Clustering and reference-based cell identity labeling of single immune cells from IAV-infected lung with scRNA-seq

Principal components were identified from the integrated dataset and were used for Uniform Manifold Approximation and Projection (UMAP) visualization of the data in two-dimensional space. A shared-nearest-neighbor (SNN) graph was constructed using default parameters, and clusters identified using the SLM algorithm in Seurat at a range of resolutions (0.2-2). The first 30 principal components were used to identify 22 cell clusters ranging in size from 25 to 2310 cells. Gene markers for clusters were identified with the findMarkers function in scran. To label individual cells with cell type identities, we used the singleR package (v. 3.1.1) to compare gene expression profiles of individual cells with expression data from curated, FACS-sorted leukocyte samples in the Immgen compendium (Aran D. et al., 2019; Heng et al., 2008). We manually updated the Immgen reference annotation with 263 sample group labels for fine-grain analysis and 25 CD45+ cell type identities based on markers used to sort Immgen samples (Guilliams et al., 2014). The reference annotation is provided in Table S2, cells that were not labeled confidently after label pruning were assigned “Unknown”.

Differential gene expression by immune cells

Differential gene expression within individual cell types was performed by pooling raw count data from cells of each cell type on a per-sample basis to create a pseudo-bulk count table for each cell type. Differential expression analysis was only performed on cell types that were sufficiently represented (>10 cells) in each sample. In droplet-based scRNA-seq, ambient RNA from lysed cells is incorporated into droplets, and can result in spurious identification of these genes in cell types where they aren’t actually expressed. We therefore used a method developed by Young and Behjati (Young et al., 2018) to estimate the contribution of ambient RNA for each gene, and identified genes in each cell type that were estimated to be > 25% ambient-derived. These genes were excluded from analysis in a cell-type specific manner. Genes expressed in less than 5 percent of cells were also excluded from analysis. Differential expression analysis was then performed in Limma (limma-voom with quality weights) following a standard protocol for bulk RNA-seq (Law et al., 2014). Significant genes were identified using MA/QC criteria of P < .05, log2FC >1.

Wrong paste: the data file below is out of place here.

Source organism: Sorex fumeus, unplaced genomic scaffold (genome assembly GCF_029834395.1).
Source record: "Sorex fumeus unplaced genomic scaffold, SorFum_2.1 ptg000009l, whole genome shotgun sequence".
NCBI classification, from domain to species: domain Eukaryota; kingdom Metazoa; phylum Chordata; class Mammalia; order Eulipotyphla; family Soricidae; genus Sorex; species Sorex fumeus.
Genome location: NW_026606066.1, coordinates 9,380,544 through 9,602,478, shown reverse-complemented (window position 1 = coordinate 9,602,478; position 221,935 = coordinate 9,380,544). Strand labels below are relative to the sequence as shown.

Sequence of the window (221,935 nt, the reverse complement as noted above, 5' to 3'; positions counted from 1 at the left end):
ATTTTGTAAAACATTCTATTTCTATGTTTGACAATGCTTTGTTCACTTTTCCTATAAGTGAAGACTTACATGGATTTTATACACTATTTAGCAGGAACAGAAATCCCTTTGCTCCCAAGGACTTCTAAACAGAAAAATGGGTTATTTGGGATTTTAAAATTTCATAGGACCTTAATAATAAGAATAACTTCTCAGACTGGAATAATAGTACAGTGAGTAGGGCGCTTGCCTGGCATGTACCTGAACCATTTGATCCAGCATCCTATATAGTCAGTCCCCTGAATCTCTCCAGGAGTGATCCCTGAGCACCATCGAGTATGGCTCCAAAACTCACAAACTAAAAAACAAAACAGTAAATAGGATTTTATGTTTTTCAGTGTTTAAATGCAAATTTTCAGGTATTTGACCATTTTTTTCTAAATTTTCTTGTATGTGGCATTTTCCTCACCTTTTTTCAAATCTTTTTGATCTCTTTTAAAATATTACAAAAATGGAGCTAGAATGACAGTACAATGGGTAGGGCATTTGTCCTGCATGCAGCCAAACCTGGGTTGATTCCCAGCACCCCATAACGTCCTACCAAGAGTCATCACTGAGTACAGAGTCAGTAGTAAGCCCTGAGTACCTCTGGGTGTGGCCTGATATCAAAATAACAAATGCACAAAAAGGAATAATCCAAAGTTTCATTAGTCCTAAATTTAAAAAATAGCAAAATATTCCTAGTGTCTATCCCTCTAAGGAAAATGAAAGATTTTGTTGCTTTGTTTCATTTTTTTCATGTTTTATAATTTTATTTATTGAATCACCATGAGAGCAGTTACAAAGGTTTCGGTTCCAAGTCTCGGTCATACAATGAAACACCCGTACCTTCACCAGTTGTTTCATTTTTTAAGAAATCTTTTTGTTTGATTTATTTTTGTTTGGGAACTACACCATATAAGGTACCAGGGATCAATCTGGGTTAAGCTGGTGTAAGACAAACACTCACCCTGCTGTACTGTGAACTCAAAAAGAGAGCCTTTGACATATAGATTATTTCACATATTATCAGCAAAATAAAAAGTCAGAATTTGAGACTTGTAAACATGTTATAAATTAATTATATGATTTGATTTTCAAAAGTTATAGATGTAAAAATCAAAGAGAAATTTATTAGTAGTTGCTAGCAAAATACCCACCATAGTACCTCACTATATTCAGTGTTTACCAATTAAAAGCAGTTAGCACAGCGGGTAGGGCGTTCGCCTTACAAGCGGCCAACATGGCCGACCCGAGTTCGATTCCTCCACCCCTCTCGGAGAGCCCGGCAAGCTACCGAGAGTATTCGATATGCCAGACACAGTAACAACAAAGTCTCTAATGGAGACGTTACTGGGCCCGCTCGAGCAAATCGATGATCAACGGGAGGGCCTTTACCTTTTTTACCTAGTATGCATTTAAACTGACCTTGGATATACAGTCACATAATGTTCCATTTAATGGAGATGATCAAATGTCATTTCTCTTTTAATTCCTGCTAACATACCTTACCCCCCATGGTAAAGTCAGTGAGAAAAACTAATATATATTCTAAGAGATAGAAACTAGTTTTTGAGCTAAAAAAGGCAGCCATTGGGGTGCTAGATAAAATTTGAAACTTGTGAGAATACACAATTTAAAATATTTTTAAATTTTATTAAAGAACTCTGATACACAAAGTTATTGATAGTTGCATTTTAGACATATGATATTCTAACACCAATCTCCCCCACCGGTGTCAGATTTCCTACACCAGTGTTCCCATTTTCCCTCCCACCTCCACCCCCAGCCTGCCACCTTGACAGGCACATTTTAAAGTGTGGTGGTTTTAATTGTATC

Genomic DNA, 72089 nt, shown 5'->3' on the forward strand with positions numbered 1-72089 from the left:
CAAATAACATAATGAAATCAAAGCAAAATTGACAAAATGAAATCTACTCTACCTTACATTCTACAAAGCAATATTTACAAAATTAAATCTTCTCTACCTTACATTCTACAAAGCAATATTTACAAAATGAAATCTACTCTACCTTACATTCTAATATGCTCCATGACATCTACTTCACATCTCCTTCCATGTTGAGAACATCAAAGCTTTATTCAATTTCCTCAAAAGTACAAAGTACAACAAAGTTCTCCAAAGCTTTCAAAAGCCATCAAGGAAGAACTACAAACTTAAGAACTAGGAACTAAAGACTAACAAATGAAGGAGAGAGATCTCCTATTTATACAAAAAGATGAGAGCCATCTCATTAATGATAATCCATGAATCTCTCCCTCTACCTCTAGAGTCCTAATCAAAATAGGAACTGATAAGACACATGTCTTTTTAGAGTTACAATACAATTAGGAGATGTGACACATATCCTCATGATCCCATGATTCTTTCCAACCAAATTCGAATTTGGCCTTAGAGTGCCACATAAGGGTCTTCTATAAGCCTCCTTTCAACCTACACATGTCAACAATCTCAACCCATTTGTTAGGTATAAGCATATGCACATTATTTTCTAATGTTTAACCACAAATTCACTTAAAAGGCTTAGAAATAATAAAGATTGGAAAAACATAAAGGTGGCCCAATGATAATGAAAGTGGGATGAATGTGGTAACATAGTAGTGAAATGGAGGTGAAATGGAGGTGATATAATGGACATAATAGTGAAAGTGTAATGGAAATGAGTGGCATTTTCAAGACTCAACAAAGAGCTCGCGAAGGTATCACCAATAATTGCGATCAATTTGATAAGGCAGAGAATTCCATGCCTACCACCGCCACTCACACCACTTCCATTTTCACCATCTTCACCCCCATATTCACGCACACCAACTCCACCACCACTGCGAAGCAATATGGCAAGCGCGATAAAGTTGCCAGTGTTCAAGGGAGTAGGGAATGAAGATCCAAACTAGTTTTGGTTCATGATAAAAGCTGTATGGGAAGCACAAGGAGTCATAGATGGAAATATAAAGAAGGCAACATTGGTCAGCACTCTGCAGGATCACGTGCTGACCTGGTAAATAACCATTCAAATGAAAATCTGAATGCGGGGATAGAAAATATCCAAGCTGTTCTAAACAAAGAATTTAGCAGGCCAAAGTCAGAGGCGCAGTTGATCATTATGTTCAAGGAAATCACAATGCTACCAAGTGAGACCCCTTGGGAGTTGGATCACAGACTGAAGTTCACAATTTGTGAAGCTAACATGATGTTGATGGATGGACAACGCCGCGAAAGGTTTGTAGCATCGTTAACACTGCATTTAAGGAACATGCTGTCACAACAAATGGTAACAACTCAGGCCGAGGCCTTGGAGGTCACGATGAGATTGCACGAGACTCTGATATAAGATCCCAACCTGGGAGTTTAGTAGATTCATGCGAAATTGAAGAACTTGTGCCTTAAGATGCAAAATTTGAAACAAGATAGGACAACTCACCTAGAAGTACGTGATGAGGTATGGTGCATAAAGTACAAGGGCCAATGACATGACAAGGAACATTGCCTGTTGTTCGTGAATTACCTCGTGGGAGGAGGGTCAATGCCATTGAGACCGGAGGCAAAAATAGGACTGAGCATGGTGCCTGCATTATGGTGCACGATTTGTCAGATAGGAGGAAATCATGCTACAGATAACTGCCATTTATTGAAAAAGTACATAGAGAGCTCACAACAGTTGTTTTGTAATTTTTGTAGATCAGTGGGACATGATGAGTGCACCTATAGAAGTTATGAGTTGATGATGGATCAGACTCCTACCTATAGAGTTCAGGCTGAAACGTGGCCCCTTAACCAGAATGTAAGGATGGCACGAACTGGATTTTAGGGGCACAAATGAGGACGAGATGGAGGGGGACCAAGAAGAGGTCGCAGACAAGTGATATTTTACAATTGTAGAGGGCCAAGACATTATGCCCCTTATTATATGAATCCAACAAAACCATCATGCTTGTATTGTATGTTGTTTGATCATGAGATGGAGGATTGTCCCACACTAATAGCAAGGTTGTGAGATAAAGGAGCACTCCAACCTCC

Analysis of arsenic effect on immune cell gene expression by scRNA-seq.

Sample-wide effects of arsenic on gene expression were identified by pooling raw count data from all cells per sample to create a count table for pseudo-bulk gene expression analysis. Genes with less than 20 counts in any sample, or less than 60 total counts were excluded from analysis. Differential expression analysis was performed using limma-voom as described above.

Usage Notes

Files include an annotation file for reference expression profiles of cells in the Immgen compendium used for single cell RNA sequencing analysis, and results of the analysis (differentially expressed genes identified in individual cell types and a pseudo-bulk analysis of all immune cells isolated from mouse lung). See README file for Table legends


National Heart, Lung, and Blood Institute, Award: HL122585

National Institute of Environmental Health Sciences, Award: P42ES007373